Our favorite hill for sledding was the steeply rising curved driveway of Mr. and Mrs. A. M. Law, whose home “Windover” was situated atop the hill opposite Leonards Grocery. The driveway then had two very sharp and steep hairpin turns that abruptly changed direction 150 degrees or so. You had to drag your feet and throw two-thirds of your body off the sled to make the curves at full speed.
At the bottom of the hill was a long flat “deceleration area,” a pull-off alongside Highway 176. Fun, fun, fun!
Inspired by the 8th Winter Olympic Games that had just been broadcast from Squaw Valley, California, my brothers and I must have climbed and raced down “Laws Hill” hundreds of times, only occasionally finding ourselves dazed but in one piece at the foot of some large and unforgiving oak tree in the edge of the woods or down an embankment.
We were joined on the hill by other kids in the neighborhood, including the Laws grandchildren, David and Andrea Erskine, Andy Hancock from up the valley, and my buddy Tim Brannon.
This went on for days, and in 1960 it went on for weeks. Mr. and Mrs. Law were kind enough to let the fun go on and never had the snow and ice plowed off the hill, which meant that Creston Vernon, who worked for them, would trudge up the hill every day to check on his employers and deliver the necessities of life. Just when conditions improved enough for WTYN to announce that school would re-open the next day, our prayers would be answered and more snow was sent to the rescue!
I recall that other popular sledding hills were Pacolet Street, down by the Kell Apartments and the Baptist Church, and the very steep Jervey Road that still joins Highway 176 at One Tryon Place.
When we younger kids retired exhausted at sundown to rest and recuperate for the next days adventures, the older high school crowd took over the hills and the night, lighting their gatherings by setting old tires ablaze. When morning came we would find the refuse of their revelry, the remains of charred tires and broken sleds, but no broken bodies that I ever saw. They once left behind a coveted boat-shaped “40 Ford hood,” which, inverted, made for adventuresome but unpredictable sledding.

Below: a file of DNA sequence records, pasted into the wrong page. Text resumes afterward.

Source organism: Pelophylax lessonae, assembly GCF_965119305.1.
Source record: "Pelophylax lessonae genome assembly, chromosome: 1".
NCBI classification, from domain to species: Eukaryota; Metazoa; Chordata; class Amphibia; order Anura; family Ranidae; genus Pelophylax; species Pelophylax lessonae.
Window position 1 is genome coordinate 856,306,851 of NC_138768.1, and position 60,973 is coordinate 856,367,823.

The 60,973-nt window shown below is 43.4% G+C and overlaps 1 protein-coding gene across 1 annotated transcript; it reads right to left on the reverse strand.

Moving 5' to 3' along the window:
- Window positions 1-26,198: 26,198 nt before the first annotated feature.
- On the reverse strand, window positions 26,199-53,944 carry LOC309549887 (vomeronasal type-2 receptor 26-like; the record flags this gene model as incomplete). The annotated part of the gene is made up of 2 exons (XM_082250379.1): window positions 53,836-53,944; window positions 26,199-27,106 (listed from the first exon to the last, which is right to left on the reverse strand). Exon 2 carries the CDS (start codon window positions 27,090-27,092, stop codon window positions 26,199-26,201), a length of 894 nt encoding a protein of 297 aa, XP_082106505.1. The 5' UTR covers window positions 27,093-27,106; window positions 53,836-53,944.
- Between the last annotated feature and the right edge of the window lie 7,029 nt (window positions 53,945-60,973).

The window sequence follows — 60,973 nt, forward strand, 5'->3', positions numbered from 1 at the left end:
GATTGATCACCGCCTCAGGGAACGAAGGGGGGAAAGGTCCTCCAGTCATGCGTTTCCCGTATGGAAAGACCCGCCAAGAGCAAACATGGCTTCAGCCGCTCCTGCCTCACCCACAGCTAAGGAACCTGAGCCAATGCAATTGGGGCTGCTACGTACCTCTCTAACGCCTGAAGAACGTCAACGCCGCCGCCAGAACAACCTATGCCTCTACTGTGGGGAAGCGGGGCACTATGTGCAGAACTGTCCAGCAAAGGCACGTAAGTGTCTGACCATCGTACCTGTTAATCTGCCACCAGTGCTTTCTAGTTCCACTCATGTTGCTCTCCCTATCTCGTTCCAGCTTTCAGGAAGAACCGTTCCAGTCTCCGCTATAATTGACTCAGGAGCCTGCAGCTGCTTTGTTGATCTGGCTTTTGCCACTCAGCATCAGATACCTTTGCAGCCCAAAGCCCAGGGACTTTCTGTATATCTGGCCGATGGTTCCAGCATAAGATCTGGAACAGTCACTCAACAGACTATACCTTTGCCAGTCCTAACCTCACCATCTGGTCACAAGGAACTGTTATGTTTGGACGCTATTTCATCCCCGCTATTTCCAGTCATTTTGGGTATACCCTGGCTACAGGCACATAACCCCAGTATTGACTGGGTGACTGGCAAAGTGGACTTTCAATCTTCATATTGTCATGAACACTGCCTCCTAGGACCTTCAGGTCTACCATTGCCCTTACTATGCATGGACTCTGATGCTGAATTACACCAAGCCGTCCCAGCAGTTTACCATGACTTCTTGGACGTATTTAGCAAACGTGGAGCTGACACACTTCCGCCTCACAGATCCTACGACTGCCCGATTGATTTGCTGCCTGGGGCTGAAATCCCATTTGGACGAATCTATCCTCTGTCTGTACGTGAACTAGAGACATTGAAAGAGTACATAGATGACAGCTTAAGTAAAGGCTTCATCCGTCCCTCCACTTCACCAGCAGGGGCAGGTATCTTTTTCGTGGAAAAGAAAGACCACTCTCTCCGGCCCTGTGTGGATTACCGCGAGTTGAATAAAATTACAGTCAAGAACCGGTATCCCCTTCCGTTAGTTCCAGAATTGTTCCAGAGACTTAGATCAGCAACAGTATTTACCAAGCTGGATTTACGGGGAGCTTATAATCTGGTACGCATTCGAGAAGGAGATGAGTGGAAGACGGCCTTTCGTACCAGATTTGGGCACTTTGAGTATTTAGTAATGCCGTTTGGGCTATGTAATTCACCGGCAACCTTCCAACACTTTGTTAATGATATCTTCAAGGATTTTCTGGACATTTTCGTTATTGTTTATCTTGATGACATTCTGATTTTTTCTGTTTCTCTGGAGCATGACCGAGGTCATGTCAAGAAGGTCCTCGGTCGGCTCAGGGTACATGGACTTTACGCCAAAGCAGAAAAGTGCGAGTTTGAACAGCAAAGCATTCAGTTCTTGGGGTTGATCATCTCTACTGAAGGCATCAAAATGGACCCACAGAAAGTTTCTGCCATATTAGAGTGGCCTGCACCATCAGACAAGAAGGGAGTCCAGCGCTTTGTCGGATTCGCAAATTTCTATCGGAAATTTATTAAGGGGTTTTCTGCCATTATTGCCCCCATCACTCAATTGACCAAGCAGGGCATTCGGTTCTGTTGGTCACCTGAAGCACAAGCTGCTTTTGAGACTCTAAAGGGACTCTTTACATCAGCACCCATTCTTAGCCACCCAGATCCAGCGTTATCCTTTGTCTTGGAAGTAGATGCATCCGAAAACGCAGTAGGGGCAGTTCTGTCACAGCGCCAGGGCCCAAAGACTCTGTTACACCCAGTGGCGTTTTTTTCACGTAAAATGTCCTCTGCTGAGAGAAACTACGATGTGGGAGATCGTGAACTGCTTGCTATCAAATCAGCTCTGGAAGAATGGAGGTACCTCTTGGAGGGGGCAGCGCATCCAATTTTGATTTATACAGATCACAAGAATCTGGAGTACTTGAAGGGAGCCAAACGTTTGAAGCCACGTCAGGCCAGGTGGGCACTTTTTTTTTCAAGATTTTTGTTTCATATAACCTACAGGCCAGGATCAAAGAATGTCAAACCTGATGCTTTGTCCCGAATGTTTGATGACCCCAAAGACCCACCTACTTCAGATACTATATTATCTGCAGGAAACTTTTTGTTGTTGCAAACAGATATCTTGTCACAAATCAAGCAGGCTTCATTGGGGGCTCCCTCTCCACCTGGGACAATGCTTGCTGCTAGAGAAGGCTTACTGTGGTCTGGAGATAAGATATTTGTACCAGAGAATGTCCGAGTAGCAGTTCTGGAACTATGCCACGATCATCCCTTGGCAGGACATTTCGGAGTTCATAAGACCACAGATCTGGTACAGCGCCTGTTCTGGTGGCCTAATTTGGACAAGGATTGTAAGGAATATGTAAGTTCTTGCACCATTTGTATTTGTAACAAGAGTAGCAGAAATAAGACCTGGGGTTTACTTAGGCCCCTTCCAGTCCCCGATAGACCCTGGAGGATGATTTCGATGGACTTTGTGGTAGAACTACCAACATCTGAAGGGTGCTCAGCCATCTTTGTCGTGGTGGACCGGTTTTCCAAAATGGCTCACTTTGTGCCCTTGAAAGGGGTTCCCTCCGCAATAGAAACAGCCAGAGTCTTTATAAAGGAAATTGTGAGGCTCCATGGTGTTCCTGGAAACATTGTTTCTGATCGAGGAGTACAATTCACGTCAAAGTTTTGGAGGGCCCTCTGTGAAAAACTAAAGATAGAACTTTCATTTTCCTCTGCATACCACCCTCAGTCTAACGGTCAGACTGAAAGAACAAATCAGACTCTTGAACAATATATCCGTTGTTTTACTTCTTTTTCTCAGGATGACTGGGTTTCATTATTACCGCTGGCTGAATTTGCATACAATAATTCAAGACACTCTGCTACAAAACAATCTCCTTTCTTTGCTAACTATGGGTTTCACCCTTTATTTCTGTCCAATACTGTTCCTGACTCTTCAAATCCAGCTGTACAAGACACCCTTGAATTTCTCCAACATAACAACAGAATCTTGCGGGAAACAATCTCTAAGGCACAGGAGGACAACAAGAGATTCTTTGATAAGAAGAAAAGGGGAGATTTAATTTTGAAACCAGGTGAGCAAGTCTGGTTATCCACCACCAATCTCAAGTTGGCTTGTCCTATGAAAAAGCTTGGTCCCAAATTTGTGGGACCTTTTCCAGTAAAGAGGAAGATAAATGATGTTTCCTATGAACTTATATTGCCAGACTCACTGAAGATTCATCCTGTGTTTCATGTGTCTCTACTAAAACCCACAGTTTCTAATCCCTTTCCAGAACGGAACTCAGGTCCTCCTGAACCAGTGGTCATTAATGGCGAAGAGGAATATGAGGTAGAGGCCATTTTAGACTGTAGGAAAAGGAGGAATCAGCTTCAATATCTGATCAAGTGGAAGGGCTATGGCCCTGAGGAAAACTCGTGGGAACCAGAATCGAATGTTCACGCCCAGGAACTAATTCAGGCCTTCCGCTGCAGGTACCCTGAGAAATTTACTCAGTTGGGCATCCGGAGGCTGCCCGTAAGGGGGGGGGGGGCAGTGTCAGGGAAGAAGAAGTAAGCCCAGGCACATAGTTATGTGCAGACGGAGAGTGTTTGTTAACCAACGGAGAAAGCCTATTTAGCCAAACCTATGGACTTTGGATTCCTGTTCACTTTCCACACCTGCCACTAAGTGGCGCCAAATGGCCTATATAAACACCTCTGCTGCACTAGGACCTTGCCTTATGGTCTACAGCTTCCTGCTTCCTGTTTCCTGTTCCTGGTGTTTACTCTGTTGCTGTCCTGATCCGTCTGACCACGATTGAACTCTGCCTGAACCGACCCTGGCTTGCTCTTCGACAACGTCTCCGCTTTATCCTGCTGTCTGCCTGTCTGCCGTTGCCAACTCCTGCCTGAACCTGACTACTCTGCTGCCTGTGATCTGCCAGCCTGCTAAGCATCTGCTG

Bob Erskine, David and Andreas father, built a large wooden “bobsled” and would hook it up to the back of his sedan to pull a load of kids up and down the snowy roads and around Harmon Field. We would also ride a wooden toboggan down the hill at the Brannons pasture on Warrior Drive. One winter I recall having a great time descending the hills at Tryon Country Club on large aluminum serving trays loaned to us by Theo Kerhulas at the Tea House.
When my brother and I were not sledding we explored the fields and woods in and around Harmon Field and the Pacolet Valley with our beagle “Rebel.” Harmon Field was more open in those days, giving us plenty of room to roll up gigantic snowballs for building snowmen and to use in the construction of igloos and snow forts.
With our piles of snowball “hand grenades” and toy rifles we were ready to defend Bastogne during the worst of the Battle of the Bulge. And it was a great chance to play “Sergeant Preston of the Yukon,” with old Rebel substituting for the red-coated Mounties stalwart husky, “Yukon King.” We also became arctic explorers marooned in the vast frozen waste and would pull our sleds up and down the rocky snow-covered hiking trails on the Bartols hill above Harmon Field, pretending to be Hannibal crossing the Alps, just like in the movie, but with imaginary elephants. We also tried out tracking skills learned from the pages of Outdoor Life and Sports Afield. We found plenty of tracks but no rabbits.
But it was not all fun and games. Our father would enlist us to shovel away the snow in front of his gas pumps and would press our sleds into service to deliver groceries to snowed-in customers in the neighborhood.